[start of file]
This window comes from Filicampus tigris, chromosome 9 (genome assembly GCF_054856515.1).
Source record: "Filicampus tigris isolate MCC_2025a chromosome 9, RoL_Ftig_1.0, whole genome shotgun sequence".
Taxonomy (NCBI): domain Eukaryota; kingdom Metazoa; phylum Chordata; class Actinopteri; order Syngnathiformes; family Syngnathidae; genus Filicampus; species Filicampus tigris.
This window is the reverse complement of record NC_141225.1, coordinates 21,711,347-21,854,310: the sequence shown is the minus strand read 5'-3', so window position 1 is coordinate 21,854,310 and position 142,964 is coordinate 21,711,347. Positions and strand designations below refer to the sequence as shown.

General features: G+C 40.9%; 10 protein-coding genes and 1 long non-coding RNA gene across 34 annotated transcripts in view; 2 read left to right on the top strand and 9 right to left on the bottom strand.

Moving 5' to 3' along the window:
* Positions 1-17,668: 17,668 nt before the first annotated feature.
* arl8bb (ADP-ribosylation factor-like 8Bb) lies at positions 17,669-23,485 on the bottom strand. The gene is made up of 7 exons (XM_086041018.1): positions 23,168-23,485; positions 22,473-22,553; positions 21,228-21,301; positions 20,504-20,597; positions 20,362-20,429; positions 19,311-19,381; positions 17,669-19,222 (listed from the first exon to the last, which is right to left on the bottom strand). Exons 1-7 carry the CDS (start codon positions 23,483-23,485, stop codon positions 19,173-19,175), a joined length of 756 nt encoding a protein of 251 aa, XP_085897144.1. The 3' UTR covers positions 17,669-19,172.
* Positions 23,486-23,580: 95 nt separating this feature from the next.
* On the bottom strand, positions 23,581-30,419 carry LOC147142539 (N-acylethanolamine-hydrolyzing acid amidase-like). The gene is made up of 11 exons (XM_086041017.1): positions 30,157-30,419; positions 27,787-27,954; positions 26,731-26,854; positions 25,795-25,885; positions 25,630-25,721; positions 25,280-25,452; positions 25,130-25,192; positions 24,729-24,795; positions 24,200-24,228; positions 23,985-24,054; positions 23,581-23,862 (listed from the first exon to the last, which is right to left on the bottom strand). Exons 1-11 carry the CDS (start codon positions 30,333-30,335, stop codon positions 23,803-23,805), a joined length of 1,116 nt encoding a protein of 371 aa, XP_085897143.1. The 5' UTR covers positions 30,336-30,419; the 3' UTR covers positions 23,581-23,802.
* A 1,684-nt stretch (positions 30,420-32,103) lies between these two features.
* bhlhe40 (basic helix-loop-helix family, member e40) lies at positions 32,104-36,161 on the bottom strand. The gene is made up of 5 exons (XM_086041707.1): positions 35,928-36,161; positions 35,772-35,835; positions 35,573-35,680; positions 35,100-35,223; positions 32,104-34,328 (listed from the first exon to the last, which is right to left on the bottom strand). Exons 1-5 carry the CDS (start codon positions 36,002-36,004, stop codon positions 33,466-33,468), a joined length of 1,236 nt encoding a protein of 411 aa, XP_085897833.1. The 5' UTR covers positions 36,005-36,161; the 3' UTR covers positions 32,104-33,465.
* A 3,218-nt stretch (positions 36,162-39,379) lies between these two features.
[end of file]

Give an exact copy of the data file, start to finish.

This window comes from Filicampus tigris, chromosome 9 (genome assembly GCF_054856515.1).
Source record: "Filicampus tigris isolate MCC_2025a chromosome 9, RoL_Ftig_1.0, whole genome shotgun sequence".
Taxonomy (NCBI): domain Eukaryota; kingdom Metazoa; phylum Chordata; class Actinopteri; order Syngnathiformes; family Syngnathidae; genus Filicampus; species Filicampus tigris.
This window is the reverse complement of record NC_141225.1, coordinates 21,711,347-21,854,310: the sequence shown is the minus strand read 5'-3', so window position 1 is coordinate 21,854,310 and position 142,964 is coordinate 21,711,347. Positions and strand designations below refer to the sequence as shown.

General features: G+C 40.9%; 10 protein-coding genes and 1 long non-coding RNA gene across 34 annotated transcripts in view; 2 read left to right on the top strand and 9 right to left on the bottom strand.

Moving 5' to 3' along the window:
* Positions 1-17,668: 17,668 nt before the first annotated feature.
* arl8bb (ADP-ribosylation factor-like 8Bb) lies at positions 17,669-23,485 on the bottom strand. The gene is made up of 7 exons (XM_086041018.1): positions 23,168-23,485; positions 22,473-22,553; positions 21,228-21,301; positions 20,504-20,597; positions 20,362-20,429; positions 19,311-19,381; positions 17,669-19,222 (listed from the first exon to the last, which is right to left on the bottom strand). Exons 1-7 carry the CDS (start codon positions 23,483-23,485, stop codon positions 19,173-19,175), a joined length of 756 nt encoding a protein of 251 aa, XP_085897144.1. The 3' UTR covers positions 17,669-19,172.
* Positions 23,486-23,580: 95 nt separating this feature from the next.
* On the bottom strand, positions 23,581-30,419 carry LOC147142539 (N-acylethanolamine-hydrolyzing acid amidase-like). The gene is made up of 11 exons (XM_086041017.1): positions 30,157-30,419; positions 27,787-27,954; positions 26,731-26,854; positions 25,795-25,885; positions 25,630-25,721; positions 25,280-25,452; positions 25,130-25,192; positions 24,729-24,795; positions 24,200-24,228; positions 23,985-24,054; positions 23,581-23,862 (listed from the first exon to the last, which is right to left on the bottom strand). Exons 1-11 carry the CDS (start codon positions 30,333-30,335, stop codon positions 23,803-23,805), a joined length of 1,116 nt encoding a protein of 371 aa, XP_085897143.1. The 5' UTR covers positions 30,336-30,419; the 3' UTR covers positions 23,581-23,802.
* A 1,684-nt stretch (positions 30,420-32,103) lies between these two features.
* bhlhe40 (basic helix-loop-helix family, member e40) lies at positions 32,104-36,161 on the bottom strand. The gene is made up of 5 exons (XM_086041707.1): positions 35,928-36,161; positions 35,772-35,835; positions 35,573-35,680; positions 35,100-35,223; positions 32,104-34,328 (listed from the first exon to the last, which is right to left on the bottom strand). Exons 1-5 carry the CDS (start codon positions 36,002-36,004, stop codon positions 33,466-33,468), a joined length of 1,236 nt encoding a protein of 411 aa, XP_085897833.1. The 5' UTR covers positions 36,005-36,161; the 3' UTR covers positions 32,104-33,465.
* A 3,218-nt stretch (positions 36,162-39,379) lies between these two features.